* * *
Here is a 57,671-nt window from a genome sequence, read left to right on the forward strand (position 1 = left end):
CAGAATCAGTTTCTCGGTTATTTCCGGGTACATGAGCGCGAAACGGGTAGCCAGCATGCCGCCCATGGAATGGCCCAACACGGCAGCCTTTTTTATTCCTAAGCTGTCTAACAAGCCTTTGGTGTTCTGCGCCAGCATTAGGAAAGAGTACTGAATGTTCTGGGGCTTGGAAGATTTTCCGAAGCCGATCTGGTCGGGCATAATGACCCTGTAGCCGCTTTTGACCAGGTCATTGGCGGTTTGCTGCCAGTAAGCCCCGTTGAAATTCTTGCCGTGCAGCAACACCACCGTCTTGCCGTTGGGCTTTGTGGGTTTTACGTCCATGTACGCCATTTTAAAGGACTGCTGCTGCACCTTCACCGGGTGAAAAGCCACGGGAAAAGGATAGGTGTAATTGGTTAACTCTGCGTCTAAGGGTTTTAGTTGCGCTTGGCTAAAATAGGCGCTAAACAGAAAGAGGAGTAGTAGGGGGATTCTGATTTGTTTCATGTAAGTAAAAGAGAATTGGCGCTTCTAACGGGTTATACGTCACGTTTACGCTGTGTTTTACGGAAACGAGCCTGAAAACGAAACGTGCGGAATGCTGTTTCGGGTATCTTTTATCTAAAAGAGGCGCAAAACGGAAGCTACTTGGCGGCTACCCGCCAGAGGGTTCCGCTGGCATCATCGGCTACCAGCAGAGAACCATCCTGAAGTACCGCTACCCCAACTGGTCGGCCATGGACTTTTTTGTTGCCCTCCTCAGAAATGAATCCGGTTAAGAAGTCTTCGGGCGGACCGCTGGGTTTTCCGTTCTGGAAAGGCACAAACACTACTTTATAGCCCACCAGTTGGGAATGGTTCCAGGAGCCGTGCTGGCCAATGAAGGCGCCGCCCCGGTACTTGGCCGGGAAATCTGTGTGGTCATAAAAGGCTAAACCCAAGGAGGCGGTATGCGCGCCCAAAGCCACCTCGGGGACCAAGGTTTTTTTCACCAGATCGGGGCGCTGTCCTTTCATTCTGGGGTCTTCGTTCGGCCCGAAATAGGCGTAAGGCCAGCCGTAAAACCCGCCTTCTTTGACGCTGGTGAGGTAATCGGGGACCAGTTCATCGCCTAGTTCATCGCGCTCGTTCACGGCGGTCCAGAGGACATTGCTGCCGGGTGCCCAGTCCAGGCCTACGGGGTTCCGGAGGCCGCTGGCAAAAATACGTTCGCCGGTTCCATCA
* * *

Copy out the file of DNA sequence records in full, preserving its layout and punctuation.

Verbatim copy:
Here is a 57,671-nt window from a genome sequence, read left to right on the forward strand (position 1 = left end):
CAGAATCAGTTTCTCGGTTATTTCCGGGTACATGAGCGCGAAACGGGTAGCCAGCATGCCGCCCATGGAATGGCCCAACACGGCAGCCTTTTTTATTCCTAAGCTGTCTAACAAGCCTTTGGTGTTCTGCGCCAGCATTAGGAAAGAGTACTGAATGTTCTGGGGCTTGGAAGATTTTCCGAAGCCGATCTGGTCGGGCATAATGACCCTGTAGCCGCTTTTGACCAGGTCATTGGCGGTTTGCTGCCAGTAAGCCCCGTTGAAATTCTTGCCGTGCAGCAACACCACCGTCTTGCCGTTGGGCTTTGTGGGTTTTACGTCCATGTACGCCATTTTAAAGGACTGCTGCTGCACCTTCACCGGGTGAAAAGCCACGGGAAAAGGATAGGTGTAATTGGTTAACTCTGCGTCTAAGGGTTTTAGTTGCGCTTGGCTAAAATAGGCGCTAAACAGAAAGAGGAGTAGTAGGGGGATTCTGATTTGTTTCATGTAAGTAAAAGAGAATTGGCGCTTCTAACGGGTTATACGTCACGTTTACGCTGTGTTTTACGGAAACGAGCCTGAAAACGAAACGTGCGGAATGCTGTTTCGGGTATCTTTTATCTAAAAGAGGCGCAAAACGGAAGCTACTTGGCGGCTACCCGCCAGAGGGTTCCGCTGGCATCATCGGCTACCAGCAGAGAACCATCCTGAAGTACCGCTACCCCAACTGGTCGGCCATGGACTTTTTTGTTGCCCTCCTCAGAAATGAATCCGGTTAAGAAGTCTTCGGGCGGACCGCTGGGTTTTCCGTTCTGGAAAGGCACAAACACTACTTTATAGCCCACCAGTTGGGAATGGTTCCAGGAGCCGTGCTGGCCAATGAAGGCGCCGCCCCGGTACTTGGCCGGGAAATCTGTGTGGTCATAAAAGGCTAAACCCAAGGAGGCGGTATGCGCGCCCAAAGCCACCTCGGGGACCAAGGTTTTTTTCACCAGATCGGGGCGCTGTCCTTTCATTCTGGGGTCTTCGTTCGGCCCGAAATAGGCGTAAGGCCAGCCGTAAAACCCGCCTTCTTTGACGCTGGTGAGGTAATCGGGGACCAGTTCATCGCCTAGTTCATCGCGCTCGTTCACGGCGGTCCAGAGGACATTGCTGCCGGGTGCCCAGTCCAGGCCTACGGGGTTCCGGAGGCCGCTGGCAAAAATACGTTCGCCGGTTCCATCA